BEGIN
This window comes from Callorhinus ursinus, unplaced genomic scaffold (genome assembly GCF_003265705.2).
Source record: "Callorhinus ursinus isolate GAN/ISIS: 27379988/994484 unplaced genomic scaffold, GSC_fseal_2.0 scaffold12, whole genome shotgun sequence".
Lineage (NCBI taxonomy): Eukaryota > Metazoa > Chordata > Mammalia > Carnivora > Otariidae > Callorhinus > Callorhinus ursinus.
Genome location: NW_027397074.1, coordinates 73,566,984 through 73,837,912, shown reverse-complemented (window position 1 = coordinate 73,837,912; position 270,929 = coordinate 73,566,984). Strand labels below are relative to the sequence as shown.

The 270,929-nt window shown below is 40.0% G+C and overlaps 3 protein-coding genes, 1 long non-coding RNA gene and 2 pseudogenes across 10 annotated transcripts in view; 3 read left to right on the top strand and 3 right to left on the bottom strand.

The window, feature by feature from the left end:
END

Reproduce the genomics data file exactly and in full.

This window comes from Callorhinus ursinus, unplaced genomic scaffold (genome assembly GCF_003265705.2).
Source record: "Callorhinus ursinus isolate GAN/ISIS: 27379988/994484 unplaced genomic scaffold, GSC_fseal_2.0 scaffold12, whole genome shotgun sequence".
Lineage (NCBI taxonomy): Eukaryota > Metazoa > Chordata > Mammalia > Carnivora > Otariidae > Callorhinus > Callorhinus ursinus.
Genome location: NW_027397074.1, coordinates 73,566,984 through 73,837,912, shown reverse-complemented (window position 1 = coordinate 73,837,912; position 270,929 = coordinate 73,566,984). Strand labels below are relative to the sequence as shown.

The 270,929-nt window shown below is 40.0% G+C and overlaps 3 protein-coding genes, 1 long non-coding RNA gene and 2 pseudogenes across 10 annotated transcripts in view; 3 read left to right on the top strand and 3 right to left on the bottom strand.

The window, feature by feature from the left end: